Speeches As President (1923-1928)

Dedication of the Jewish Community Center

May 3, 1925

We have gathered this afternoon to lay with appropriate ceremony and solemnity the cornerstone of a temple.  The splendid structure which is to rise here will be the home of the Jewish Community Centre of Washington.  It will be at once a monument to the achievements of the past and a help in the expansion of these achievements into a wider field of usefulness in the future.

About this institution will be organized, and from it will be radiated, the influences of those civic works in which the genius of the Jewish people has always found such eloquent expression.  Such an establishment, so noble in its physical proportions, so generous in its social purposes, is truly a part of the civic endowment of the nation’s capital.  Beyond that, its existence here at the seat of the National Government makes it in a peculiar way a testimony and an example before the entire country.

This year 1925 is a year of national anniversaries.   States, cities and towns throughout all the older part of the country will be celebrating their varied parts in the historic events which a century and a half ago marked the beginning of the American Revolution.

It will be a year of dedications and rededications.  It will recall the heroic events from which emerged a great modern nation consecrated to liberty, equality, and human rights.  It will remind us, as a nation, of how a common spiritual inspiration was potent to bring and mold and weld together into a national unity the many and scattered colonial communities that had been planted along the Atlantic seaboard.


New York Times, May 4, 1925


At Laying of Jewish Centre’s Cornerstone, He calls for End of Factional Strife

Puts Faith in Bible First

President Recalls Saying That “Hebraic Mortar Cemented American Democracy.”

Sees Lesson in Adaptation

WASHINGTON, May 3.- Speaking here today at the laying of the cornerstone of the Jewish Community Center, President Coolidge, recalling the services of the Jews to the United States in war and peace, from the Revolution to the present, and the influence of their Scriptures in the law, culture and morality of the country since early Colonial days, declared, with Lecky, that “Hebraic mortar cemented the foundations of American democracy.”

Naming the Jewish heroes of 1776 who sacrificed their fortunes or took up arms in the struggle for independence, the President said it was easy to understand “why a people with the background of the Jews should thus overwhelmingly and unhesitatingly have allied themselves with the cause of freedom. From the earliest Colonial times America has been a new land of promise to this long persecuted race.”

Of all the things this country has done for the Jew, he considered that the greatest had been to receive them and treat them precisely as it had all other who have come to it.

“If our experiment in free institutions has proved anything,” he said, “it is that the greatest privilege that can be conferred upon the people in the mass is to free them from the demoralizing influence of privilege enjoyed by the few.”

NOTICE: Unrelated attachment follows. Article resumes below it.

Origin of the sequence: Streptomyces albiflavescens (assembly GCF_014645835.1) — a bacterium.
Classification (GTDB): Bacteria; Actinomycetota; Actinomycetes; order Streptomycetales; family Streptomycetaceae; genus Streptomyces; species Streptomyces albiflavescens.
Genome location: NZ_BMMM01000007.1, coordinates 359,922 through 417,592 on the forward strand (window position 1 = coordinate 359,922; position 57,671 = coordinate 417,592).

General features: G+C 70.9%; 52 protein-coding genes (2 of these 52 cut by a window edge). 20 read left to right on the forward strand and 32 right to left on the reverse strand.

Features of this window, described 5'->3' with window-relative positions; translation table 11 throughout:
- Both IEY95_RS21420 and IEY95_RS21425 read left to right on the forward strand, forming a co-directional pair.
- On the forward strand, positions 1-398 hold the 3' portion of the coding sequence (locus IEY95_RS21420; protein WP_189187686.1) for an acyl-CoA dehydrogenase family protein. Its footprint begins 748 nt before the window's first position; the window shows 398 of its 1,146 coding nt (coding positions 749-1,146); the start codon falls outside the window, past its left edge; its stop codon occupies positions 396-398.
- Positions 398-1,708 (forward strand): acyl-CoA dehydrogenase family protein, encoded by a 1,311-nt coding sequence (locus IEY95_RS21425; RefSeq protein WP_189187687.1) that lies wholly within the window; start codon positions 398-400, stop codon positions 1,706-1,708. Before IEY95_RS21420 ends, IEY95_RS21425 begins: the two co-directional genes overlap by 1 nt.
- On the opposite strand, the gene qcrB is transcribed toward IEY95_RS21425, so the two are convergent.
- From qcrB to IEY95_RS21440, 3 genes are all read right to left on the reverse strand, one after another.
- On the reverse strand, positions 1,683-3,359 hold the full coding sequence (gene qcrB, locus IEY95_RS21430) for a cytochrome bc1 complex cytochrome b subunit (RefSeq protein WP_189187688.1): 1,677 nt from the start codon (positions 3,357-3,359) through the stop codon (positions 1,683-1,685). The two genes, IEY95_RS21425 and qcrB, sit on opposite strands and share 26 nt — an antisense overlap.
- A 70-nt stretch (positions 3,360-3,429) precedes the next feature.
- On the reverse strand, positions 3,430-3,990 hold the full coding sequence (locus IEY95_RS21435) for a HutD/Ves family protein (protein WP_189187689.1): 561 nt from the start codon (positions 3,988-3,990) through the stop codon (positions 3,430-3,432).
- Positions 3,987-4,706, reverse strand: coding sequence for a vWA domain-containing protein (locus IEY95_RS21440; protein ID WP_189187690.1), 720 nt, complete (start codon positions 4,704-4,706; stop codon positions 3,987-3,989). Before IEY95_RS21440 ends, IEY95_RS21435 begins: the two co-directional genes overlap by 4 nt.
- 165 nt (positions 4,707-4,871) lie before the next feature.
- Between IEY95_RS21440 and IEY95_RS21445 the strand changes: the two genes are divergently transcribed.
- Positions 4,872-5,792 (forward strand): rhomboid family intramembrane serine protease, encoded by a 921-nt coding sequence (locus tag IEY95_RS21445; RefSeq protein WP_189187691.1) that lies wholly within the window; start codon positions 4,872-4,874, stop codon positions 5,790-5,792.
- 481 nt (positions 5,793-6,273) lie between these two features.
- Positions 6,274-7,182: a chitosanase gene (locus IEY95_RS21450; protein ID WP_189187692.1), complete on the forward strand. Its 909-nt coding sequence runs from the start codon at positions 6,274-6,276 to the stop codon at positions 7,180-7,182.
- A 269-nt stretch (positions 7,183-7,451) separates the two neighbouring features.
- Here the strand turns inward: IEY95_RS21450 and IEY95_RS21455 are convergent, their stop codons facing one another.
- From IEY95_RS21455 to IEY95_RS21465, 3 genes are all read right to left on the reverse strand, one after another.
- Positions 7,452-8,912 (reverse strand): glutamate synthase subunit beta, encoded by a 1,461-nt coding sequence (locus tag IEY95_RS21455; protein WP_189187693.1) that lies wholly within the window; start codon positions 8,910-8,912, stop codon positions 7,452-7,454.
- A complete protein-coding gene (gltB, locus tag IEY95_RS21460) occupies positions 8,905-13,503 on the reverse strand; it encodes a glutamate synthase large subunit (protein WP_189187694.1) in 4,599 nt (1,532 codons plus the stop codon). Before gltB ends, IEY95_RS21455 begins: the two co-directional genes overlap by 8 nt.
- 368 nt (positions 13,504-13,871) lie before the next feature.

Spiritual Unity Not Yet Complete

Turning to the diverse elements of which the nation is built, the President asserted that it “must cling to those fundamentals that have been tried and proved as buttresses of national solidarity.”

It must be our untiring effort, he said, to maintain, to improve, and, so far as humanly possible, to perfect these institutions which have proved capable of guaranteeing our unity and strengthen us in advancing the estate of common man. 
Appealing for a forward movement on the same broadening lines that have marked national development, the President declared that the work of spiritual unification was not yet completed.

“Factional, sectional, social and political lines of conflict yet persist,” he said. “Despite all experience, society continues to engender the hatreds and jealousies whereof are born domestic strife and international conflicts. 

But education and enlightenment are breaking their force. Reason is emerging.”

The President declared that the Jews were the most cosmopolitan of all Americans of Old World origin and in capacity for adaptation in detail, without sacrifice of essentials, a lesson to the nation. Pointing to their inheritance in both secular history and religious experience drawing them to the side of charity, liberty and progress, he said:

“This edifice which you are erecting here is a fine example for other communities. * * * It is a guarantee that you will keep step with liberty.”

Referring to the building as a social and civil landmark for the future, he called upon the coming generations in contemplating it to remember that “the patriots who laid the foundation of this Republic drew their faith from the Bible.” and added:

“May they give due credit to the people among whom the Holy Scriptures came into being. And as they ponder the assertion that ‘Hebraic mortar cemented the foundations of American democracy.’ they cannot escape the conclusion that if American democracy is to remain the greatest hope of humanity it must continue abundantly in the faith of the Bible.”

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